Skip to main content

PEOPLE v. CORONA

Reset A A Font size: Print

Court of Appeal, First District, Division 1, California.

The PEOPLE, Petitioner, v. The SUPERIOR COURT OF the COUNTY OF ALAMEDA, Respondent; Juan Vallejo CORONA, Real Party in Interest.

Civ. 47216.

Decided: September 15, 1980

George Deukmejian, Atty. Gen., Robert H. Philibosian, Chief Asst. Atty. Gen., Arnold O. Overoye, Asst. Atty. Gen., Arthur G. Scotland, J. Robert Jibson, Deputy Attys. Gen., Sacramento, H. Ted Hansen, Sutter County Dist. Atty., Ron W. Fahey, Roger W. Pierucci, Sp. Prosecutors, Mark L. Musto, Alameda, for petitioner. Terence K. Hallinan, Michael A. Mendelson, Isaiah B. Roter, San Francisco, Roy J. Van Den Heuvel, Yuba City, for real party in interest.

After the trial court denied and granted in part defendant Corona's motion to suppress certain evidence, both defendant and the People, claiming error, petitioned for relief through mandamus. We denied Corona's petition, but the Supreme Court stayed trial pending hearing on the People's petition. We now deny the People's petition, thus upholding the trial court's findings and permitting the matter to proceed to trial.

Procedural Background. On January 18, 1973, defendant was found guilty and convicted of 25 counts of first degree murder. On May 8, 1978, Division Two of this court set the conviction aside because of inadequate legal representation and conflict of interest on the part of defendant's original trial counsel. (People v. Corona (1978) 80 Cal.App.3d 684, 145 Cal.Rptr. 894.) The factual background of the case is fully set forth in that opinion (id., at pp. 693-701, 145 Cal.Rptr. 894), and need not be repeated here. The court, in a unanimous opinion authored by Justice Kane, found that “trial counsel in gross neglect of his basic duty, failed to conduct the requisite factual and legal investigation in an effort to develop fundamental defenses available for his client and as a result of his neglect, crucial defenses were withdrawn from the case” (id., at p. 706, 145 Cal.Rptr. at p. 906), thus warranting reversal on the basis of the then-prevailing standard of incompetency (People v. Ibarra (1963) 60 Cal.2d 460, 464, 34 Cal.Rptr. 863, 386 P.2d 487). In addition, and as independent grounds for reversal, the court determined that Corona's trial counsel, by obtaining and exploiting literary and dramatic rights to Corona's life story “created a situation which prevented him from devoting the requisite undivided loyalty and service to his client. From that moment on, trial counsel was devoted to two masters with conflicting interests he was forced to choose between his own pocketbook and the best interests of his client, the accused.” (80 Cal.App.3d at p. 720, 145 Cal.Rptr. at p. 915.) Without deciding whether such a conflict of interest was sufficient in itself to demonstrate denial of the right to effective representation as a matter of law, or whether a showing of actual prejudice was required, the court held that the case met both criteria, and that trial counsel's conduct “constituted not only an outrageous abrogation of the standards which the legal profession has set for itself and upon which clients have a right to rely, but also rendered the trial a farce and mockery calling for reversal of the conviction and requiring a new trial.” (Id., at p. 727, 145 Cal.Rptr. at p. 920.)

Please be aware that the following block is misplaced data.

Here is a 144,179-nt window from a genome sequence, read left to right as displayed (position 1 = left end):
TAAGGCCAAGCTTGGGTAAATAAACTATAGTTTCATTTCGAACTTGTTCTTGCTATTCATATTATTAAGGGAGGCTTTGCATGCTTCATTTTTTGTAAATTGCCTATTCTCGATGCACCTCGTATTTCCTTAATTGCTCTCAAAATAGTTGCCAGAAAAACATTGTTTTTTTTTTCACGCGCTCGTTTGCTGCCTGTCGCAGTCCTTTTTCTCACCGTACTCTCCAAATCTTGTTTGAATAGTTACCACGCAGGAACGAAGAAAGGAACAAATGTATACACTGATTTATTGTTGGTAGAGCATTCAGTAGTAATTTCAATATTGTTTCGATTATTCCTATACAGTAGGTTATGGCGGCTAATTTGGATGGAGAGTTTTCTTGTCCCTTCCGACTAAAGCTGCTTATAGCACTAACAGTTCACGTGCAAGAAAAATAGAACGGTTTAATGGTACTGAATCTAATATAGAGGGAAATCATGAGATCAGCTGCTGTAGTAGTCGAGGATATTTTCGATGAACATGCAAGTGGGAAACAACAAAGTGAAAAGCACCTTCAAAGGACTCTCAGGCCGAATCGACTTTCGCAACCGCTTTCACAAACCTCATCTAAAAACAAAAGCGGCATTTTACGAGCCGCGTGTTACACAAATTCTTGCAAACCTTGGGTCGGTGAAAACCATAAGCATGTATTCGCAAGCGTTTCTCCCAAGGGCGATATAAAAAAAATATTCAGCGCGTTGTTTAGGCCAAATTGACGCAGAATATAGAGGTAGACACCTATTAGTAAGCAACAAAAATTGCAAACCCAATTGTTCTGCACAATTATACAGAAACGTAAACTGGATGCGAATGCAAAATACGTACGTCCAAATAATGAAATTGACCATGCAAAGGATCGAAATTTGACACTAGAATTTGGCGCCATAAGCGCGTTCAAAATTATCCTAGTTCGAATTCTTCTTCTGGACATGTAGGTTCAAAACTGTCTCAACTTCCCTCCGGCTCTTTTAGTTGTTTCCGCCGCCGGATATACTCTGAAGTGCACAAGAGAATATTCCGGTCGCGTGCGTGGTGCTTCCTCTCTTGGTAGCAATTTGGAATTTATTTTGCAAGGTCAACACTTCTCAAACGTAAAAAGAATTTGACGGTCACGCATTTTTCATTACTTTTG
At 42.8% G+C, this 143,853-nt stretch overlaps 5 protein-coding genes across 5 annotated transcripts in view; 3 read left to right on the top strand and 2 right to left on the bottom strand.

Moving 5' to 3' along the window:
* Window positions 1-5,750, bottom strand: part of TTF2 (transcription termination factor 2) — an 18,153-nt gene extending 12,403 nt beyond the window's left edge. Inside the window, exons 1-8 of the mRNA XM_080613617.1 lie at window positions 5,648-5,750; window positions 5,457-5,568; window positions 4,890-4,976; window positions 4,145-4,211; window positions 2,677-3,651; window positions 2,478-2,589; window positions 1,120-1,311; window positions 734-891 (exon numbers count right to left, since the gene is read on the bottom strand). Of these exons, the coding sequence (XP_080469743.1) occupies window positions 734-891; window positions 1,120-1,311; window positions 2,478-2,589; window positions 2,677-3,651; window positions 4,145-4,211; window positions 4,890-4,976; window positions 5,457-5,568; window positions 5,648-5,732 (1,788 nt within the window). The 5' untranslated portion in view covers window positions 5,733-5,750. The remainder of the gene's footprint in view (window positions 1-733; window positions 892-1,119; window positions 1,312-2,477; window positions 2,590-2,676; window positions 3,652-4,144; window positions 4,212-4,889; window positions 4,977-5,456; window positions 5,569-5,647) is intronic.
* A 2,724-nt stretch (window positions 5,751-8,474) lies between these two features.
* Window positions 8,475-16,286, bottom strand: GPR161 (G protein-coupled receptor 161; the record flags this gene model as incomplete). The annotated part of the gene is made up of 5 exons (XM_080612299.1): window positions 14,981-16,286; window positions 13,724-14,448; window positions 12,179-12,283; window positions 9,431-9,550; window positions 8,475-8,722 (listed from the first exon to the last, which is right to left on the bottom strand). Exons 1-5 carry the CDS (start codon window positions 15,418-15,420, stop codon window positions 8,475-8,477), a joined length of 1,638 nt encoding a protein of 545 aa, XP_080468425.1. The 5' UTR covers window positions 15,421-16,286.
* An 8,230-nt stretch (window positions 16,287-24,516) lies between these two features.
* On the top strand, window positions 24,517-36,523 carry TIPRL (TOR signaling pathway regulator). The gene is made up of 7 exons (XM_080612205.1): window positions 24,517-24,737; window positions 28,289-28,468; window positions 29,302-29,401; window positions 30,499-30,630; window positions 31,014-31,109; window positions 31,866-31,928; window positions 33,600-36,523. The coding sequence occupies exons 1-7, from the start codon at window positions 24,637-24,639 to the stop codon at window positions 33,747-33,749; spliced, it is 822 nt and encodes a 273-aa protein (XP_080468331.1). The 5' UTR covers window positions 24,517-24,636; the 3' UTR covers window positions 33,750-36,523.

The court concluded its opinion by considering several issues relating to the new trial which was to take place. Of these, only one is relevant here. In a proceeding under Penal Code section 1538.5 to suppress certain evidence, the trial court had refused to permit defendant's counsel to call witnesses for the purpose of challenging the accuracy of information contained in affidavits supporting various search warrants. Justice Kane's opinion found this to be error under Theodor v. Superior Court (1972) 8 Cal.3d 77, 100-101, 104 Cal.Rptr. 226, 501 P.2d 234, but due to the unavailability of a transcript of the suppression hearing it could not be determined whether the error was prejudicial. The opinion states: “If, on retrial, appellant offers evidence to challenge the factual allegations of the affidavits supporting the search warrants, the court should proceed in accordance with the precepts enunciated in Theodor and as expressed herein.” (80 Cal.App.3d at p. 729, 145 Cal.Rptr. at p. 921.)

On March 28, 1979, Corona's present attorneys noticed a motion to suppress all evidence seized under six search warrants. Petitioner opposed the motion on the ground that the court had no jurisdiction to entertain a second Penal Code section 1538.5 motion, but only to hear a Theodor motion as mandated by Justice Kane's opinion. Corona's attorneys countered that certain significant arguments had not been made at the original 1538.5 motion, and that prior counsel's incompetency and conflict of interest had prevented full determination at that time.